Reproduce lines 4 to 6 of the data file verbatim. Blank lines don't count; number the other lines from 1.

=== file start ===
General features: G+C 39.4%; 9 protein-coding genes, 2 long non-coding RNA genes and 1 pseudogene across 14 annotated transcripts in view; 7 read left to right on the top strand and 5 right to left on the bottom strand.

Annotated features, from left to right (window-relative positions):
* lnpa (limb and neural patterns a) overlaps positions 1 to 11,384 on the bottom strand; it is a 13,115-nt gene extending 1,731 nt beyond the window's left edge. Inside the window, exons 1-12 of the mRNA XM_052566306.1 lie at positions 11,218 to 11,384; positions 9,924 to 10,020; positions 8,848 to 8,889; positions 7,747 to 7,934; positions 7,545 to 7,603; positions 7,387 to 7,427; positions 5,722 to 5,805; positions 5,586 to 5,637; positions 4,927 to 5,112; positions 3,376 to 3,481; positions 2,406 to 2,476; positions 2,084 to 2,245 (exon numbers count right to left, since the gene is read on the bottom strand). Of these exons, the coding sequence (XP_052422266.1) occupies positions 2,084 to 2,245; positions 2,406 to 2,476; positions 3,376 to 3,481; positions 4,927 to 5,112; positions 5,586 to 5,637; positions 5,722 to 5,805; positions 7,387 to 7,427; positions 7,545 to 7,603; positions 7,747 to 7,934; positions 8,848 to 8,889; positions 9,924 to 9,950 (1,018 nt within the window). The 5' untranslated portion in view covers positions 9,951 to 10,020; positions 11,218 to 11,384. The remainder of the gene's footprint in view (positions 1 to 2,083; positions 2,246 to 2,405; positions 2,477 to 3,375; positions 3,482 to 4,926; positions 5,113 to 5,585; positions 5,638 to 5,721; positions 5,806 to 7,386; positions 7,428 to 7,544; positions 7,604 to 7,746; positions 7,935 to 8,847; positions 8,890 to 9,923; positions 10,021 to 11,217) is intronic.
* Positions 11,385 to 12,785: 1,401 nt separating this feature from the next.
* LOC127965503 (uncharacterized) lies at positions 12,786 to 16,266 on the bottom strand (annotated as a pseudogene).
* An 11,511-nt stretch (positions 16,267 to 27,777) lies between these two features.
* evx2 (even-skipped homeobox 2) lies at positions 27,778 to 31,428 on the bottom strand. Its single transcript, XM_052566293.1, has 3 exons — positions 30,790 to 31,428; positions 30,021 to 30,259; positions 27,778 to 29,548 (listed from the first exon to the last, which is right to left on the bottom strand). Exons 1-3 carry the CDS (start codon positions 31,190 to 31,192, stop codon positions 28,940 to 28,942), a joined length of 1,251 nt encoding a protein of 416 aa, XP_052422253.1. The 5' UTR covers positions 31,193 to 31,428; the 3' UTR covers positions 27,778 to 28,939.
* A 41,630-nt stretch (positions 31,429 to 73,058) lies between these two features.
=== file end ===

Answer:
* Positions 11,385 to 12,785: 1,401 nt separating this feature from the next.
* LOC127965503 (uncharacterized) lies at positions 12,786 to 16,266 on the bottom strand (annotated as a pseudogene).
* An 11,511-nt stretch (positions 16,267 to 27,777) lies between these two features.